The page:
Until more information is available, it’s hard to say precisely how people who use NordVPN should respond. At a minimum, users should press NordVPN to provide many more details about the breach and the keys and any other data that were leaked. Kenneth White, meanwhile, suggested people move off the service altogether.
“I have recommended against most consumer VPN services for years, including NordVPN,” he told me. “[The services’] incident response and attempted PR spin here has only enforced that opinion. They have recklessly put activists lives at risk in the process. They are downplaying the seriousness of an incident they didn’t even detect, in which attackers had unfettered admin LXC ‘god mode’ access. And they only notified customers when reporters reached out to them for comment.”
2 Companies Ready For a Huge Cybersecurity Opportunity
It was always there. But it would be naive to say the COVID-19 pandemic hasn’t accelerated the cybersecurity market’s growth pace. With millions of employees still — and perhaps permanently — working from home, many enterprises remain far too vulnerable to hacking and digital security breaches.
The depth of the need for cybersecurity solutions, however, may still not be fully appreciated by investors. That in turn means that cybersecurity providers Palo Alto Networks (NYSE:PANW) and Fortinet (NASDAQ:FTNT) may remain underestimated. Not only are they two of the top names in the business, but each has a security solution available right now for employees connecting to a company’s network from home.
A couple of recent predictions flesh out this opportunity.
Just the beginning
The cybersecurity market is currently worth around $200 billion, according to numbers from Mordor Intelligence, but it’s on pace to grow a bit more than 14% per year through 2025. That’s impressive, particularly compared to other industries’ growth outlooks.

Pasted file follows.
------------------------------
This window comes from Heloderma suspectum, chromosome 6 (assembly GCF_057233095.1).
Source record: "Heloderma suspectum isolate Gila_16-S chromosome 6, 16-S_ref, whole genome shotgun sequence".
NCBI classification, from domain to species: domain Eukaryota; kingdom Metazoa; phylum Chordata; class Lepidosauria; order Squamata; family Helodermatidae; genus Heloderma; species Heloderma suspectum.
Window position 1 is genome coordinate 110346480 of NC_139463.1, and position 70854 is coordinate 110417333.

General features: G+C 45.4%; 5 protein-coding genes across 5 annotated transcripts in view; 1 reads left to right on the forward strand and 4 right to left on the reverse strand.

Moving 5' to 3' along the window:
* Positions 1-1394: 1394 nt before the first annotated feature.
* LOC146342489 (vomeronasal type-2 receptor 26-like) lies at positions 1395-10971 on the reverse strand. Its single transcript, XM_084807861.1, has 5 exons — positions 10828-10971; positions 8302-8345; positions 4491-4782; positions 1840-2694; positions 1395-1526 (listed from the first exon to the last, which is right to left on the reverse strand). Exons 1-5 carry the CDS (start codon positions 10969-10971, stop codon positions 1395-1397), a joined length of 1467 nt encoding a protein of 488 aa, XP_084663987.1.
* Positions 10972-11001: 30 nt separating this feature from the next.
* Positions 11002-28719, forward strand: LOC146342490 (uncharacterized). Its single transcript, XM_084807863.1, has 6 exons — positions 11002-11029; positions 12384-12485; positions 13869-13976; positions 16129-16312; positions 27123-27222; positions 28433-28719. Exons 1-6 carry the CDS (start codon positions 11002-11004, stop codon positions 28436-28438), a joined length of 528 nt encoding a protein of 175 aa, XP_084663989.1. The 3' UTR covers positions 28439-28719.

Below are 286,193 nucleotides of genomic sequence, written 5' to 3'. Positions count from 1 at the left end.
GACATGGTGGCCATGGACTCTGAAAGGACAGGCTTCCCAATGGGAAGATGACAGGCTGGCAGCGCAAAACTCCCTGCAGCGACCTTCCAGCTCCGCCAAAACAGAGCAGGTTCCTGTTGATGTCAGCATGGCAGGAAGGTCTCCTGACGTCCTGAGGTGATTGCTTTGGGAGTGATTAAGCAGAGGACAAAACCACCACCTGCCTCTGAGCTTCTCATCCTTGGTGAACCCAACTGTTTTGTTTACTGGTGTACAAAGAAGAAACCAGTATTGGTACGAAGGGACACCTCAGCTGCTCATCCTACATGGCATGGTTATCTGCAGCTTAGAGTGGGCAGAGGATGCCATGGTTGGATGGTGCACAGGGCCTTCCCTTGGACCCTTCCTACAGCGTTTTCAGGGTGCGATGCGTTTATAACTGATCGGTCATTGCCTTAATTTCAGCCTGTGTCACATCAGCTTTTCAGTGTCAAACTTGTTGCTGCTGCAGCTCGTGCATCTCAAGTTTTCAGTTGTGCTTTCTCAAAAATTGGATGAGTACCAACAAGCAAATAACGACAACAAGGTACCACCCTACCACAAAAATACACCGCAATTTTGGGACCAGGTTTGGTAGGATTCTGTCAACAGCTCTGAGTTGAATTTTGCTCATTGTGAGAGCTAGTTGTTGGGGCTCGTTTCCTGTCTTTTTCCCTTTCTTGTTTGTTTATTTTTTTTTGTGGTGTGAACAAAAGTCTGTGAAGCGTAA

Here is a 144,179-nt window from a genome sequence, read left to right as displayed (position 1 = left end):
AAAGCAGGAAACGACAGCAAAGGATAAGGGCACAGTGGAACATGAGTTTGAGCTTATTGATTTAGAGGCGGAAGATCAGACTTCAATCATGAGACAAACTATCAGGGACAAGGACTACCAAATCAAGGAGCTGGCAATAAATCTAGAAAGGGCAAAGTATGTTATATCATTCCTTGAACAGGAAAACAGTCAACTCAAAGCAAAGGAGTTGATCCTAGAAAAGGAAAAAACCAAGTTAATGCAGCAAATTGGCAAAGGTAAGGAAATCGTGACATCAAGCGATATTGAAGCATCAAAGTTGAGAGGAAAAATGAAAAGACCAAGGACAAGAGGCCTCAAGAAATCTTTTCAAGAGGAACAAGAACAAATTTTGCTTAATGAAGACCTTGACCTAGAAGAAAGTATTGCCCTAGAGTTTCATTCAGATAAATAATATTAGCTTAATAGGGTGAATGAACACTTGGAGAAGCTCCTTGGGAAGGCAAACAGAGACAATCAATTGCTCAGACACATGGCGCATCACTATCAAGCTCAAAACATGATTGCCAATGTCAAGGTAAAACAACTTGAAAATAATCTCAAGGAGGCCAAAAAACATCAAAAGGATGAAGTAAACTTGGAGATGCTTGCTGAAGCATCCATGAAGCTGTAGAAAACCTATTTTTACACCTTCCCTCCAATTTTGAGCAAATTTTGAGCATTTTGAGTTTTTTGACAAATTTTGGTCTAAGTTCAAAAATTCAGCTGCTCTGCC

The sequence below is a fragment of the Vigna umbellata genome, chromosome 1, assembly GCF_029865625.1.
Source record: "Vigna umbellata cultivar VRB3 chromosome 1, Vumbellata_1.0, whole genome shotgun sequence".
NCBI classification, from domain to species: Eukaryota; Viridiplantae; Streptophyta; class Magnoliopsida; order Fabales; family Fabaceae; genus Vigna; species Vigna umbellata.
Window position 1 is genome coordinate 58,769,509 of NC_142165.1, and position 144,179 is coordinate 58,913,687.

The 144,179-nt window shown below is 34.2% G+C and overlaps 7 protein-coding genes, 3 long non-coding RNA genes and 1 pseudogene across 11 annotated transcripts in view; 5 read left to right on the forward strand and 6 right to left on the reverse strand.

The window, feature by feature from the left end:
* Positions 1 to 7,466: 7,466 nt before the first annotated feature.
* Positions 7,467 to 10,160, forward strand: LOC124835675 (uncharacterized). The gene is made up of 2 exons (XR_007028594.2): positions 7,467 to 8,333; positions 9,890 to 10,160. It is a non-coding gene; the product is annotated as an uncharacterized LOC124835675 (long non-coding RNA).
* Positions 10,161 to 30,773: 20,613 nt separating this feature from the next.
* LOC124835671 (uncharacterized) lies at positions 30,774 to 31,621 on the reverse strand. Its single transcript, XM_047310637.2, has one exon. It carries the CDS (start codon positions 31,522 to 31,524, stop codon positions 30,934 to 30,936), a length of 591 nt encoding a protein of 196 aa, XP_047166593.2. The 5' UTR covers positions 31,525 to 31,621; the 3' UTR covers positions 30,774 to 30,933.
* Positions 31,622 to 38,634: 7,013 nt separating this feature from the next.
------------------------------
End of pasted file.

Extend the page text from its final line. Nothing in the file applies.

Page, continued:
But it’s an estimate that still fails to adequately paint a complete picture of what the right company could do given the opportunity at hand. Even with power players like the aforementioned Fortinet and Palo Alto in place, Mordor says the market remains highly fragmented. Both companies could continue to make acquisitions, achieving economies of scale as they expand.
Even without dealmaking, though, the industry’s rising tide will lift these boats.
Technology market research firm Gartner supplies one of the clearest reasons to expect that tide to keep rising. Last month it opined that “bring your own PC,” or BYOPC, security will be normalized in five years or less. And within 10 years, secure access service edge, or SASE, will be the norm for enterprise-level organizations.
The terms and their acronyms may not mean much to the layperson, but cybersecurity folk may be nodding their heads in agreement. Bringing-your-own-PC security is exactly what it sounds like. Rather than a tech department issuing devices to workers with security features pre-installed, employees procure their own devices and then — hopefully — take all the necessary steps to ensure cloud-based connections are secure. A secure access service edge is a newer digital security theme that creates a networking environment that allows for, among other things, BYOPC.